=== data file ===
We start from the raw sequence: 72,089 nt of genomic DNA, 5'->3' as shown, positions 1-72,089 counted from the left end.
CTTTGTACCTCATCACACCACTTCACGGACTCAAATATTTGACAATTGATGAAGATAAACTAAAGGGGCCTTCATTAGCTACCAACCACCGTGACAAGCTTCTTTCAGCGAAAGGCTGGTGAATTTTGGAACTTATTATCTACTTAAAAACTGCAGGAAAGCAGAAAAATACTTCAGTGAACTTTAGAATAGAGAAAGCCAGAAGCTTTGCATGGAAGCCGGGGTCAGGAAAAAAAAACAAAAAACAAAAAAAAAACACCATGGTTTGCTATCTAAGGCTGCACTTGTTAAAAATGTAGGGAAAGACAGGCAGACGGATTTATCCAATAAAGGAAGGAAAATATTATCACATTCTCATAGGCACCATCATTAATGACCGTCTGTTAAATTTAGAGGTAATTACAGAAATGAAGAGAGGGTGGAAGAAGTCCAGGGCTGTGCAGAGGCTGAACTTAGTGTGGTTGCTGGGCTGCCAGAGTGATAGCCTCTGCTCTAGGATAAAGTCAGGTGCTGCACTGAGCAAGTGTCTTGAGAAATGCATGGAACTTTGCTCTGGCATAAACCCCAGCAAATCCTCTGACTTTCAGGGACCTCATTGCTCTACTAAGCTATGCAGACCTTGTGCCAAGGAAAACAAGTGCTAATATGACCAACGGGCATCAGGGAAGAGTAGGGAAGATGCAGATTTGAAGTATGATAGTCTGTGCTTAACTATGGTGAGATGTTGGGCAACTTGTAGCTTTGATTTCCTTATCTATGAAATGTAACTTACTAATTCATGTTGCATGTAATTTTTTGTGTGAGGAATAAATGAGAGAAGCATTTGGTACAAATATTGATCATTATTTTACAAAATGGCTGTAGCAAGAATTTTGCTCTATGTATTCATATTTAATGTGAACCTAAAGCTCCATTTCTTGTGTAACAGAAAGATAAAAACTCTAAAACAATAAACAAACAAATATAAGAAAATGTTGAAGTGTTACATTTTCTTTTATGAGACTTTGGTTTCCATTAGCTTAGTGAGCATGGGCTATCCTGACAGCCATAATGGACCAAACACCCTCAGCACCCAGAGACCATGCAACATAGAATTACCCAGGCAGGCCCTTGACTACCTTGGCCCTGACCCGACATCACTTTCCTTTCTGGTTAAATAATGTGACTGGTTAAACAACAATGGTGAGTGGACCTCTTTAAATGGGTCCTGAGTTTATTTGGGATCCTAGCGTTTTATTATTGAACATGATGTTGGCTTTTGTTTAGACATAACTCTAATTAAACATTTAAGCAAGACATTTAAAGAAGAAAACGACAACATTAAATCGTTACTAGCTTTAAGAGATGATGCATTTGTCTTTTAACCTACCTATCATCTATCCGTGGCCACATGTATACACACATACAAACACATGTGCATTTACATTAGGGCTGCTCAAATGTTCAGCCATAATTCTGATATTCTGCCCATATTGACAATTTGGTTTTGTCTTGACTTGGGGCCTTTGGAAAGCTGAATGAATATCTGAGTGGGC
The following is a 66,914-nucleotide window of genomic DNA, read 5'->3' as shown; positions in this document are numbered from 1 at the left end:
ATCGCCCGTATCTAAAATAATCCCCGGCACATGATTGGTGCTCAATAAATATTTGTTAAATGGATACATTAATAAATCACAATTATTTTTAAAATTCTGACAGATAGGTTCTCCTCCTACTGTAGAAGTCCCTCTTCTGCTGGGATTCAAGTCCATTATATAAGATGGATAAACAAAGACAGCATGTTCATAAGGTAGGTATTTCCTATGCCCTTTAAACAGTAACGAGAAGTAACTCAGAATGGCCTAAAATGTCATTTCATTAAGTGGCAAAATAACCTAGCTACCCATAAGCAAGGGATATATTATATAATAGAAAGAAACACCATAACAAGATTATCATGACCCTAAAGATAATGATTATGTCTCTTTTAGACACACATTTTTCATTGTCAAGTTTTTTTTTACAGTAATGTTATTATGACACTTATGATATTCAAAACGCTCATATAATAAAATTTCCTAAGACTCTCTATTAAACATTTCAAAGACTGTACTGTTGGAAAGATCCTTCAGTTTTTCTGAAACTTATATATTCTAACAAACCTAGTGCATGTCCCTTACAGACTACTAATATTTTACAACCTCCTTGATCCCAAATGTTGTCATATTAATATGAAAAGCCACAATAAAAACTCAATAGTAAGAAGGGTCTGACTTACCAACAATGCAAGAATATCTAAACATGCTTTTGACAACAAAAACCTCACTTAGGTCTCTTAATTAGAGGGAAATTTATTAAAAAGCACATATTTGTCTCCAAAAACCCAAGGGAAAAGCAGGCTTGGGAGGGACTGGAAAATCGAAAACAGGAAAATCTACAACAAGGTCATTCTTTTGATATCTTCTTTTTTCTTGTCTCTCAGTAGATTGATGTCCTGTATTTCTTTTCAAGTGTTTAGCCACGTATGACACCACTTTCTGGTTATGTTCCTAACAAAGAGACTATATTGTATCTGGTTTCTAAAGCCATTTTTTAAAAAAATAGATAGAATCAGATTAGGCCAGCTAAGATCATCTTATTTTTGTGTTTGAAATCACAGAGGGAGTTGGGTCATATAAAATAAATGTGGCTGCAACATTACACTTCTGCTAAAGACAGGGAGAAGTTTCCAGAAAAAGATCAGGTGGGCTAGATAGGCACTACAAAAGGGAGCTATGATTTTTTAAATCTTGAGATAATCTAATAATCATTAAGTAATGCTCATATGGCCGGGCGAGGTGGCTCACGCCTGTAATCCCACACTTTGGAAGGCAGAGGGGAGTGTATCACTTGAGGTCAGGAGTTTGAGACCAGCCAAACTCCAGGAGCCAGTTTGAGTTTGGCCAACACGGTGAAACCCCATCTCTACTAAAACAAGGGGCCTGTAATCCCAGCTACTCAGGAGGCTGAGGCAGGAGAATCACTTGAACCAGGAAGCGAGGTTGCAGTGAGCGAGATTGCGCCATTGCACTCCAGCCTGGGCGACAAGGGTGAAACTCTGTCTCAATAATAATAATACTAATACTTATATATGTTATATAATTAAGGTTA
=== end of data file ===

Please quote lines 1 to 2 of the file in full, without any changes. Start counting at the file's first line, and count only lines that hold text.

We start from the raw sequence: 72,089 nt of genomic DNA, 5'->3' as shown, positions 1-72,089 counted from the left end.
CTTTGTACCTCATCACACCACTTCACGGACTCAAATATTTGACAATTGATGAAGATAAACTAAAGGGGCCTTCATTAGCTACCAACCACCGTGACAAGCTTCTTTCAGCGAAAGGCTGGTGAATTTTGGAACTTATTATCTACTTAAAAACTGCAGGAAAGCAGAAAAATACTTCAGTGAACTTTAGAATAGAGAAAGCCAGAAGCTTTGCATGGAAGCCGGGGTCAGGAAAAAAAAACAAAAAACAAAAAAAAAACACCATGGTTTGCTATCTAAGGCTGCACTTGTTAAAAATGTAGGGAAAGACAGGCAGACGGATTTATCCAATAAAGGAAGGAAAATATTATCACATTCTCATAGGCACCATCATTAATGACCGTCTGTTAAATTTAGAGGTAATTACAGAAATGAAGAGAGGGTGGAAGAAGTCCAGGGCTGTGCAGAGGCTGAACTTAGTGTGGTTGCTGGGCTGCCAGAGTGATAGCCTCTGCTCTAGGATAAAGTCAGGTGCTGCACTGAGCAAGTGTCTTGAGAAATGCATGGAACTTTGCTCTGGCATAAACCCCAGCAAATCCTCTGACTTTCAGGGACCTCATTGCTCTACTAAGCTATGCAGACCTTGTGCCAAGGAAAACAAGTGCTAATATGACCAACGGGCATCAGGGAAGAGTAGGGAAGATGCAGATTTGAAGTATGATAGTCTGTGCTTAACTATGGTGAGATGTTGGGCAACTTGTAGCTTTGATTTCCTTATCTATGAAATGTAACTTACTAATTCATGTTGCATGTAATTTTTTGTGTGAGGAATAAATGAGAGAAGCATTTGGTACAAATATTGATCATTATTTTACAAAATGGCTGTAGCAAGAATTTTGCTCTATGTATTCATATTTAATGTGAACCTAAAGCTCCATTTCTTGTGTAACAGAAAGATAAAAACTCTAAAACAATAAACAAACAAATATAAGAAAATGTTGAAGTGTTACATTTTCTTTTATGAGACTTTGGTTTCCATTAGCTTAGTGAGCATGGGCTATCCTGACAGCCATAATGGACCAAACACCCTCAGCACCCAGAGACCATGCAACATAGAATTACCCAGGCAGGCCCTTGACTACCTTGGCCCTGACCCGACATCACTTTCCTTTCTGGTTAAATAATGTGACTGGTTAAACAACAATGGTGAGTGGACCTCTTTAAATGGGTCCTGAGTTTATTTGGGATCCTAGCGTTTTATTATTGAACATGATGTTGGCTTTTGTTTAGACATAACTCTAATTAAACATTTAAGCAAGACATTTAAAGAAGAAAACGACAACATTAAATCGTTACTAGCTTTAAGAGATGATGCATTTGTCTTTTAACCTACCTATCATCTATCCGTGGCCACATGTATACACACATACAAACACATGTGCATTTACATTAGGGCTGCTCAAATGTTCAGCCATAATTCTGATATTCTGCCCATATTGACAATTTGGTTTTGTCTTGACTTGGGGCCTTTGGAAAGCTGAATGAATATCTGAGTGGGC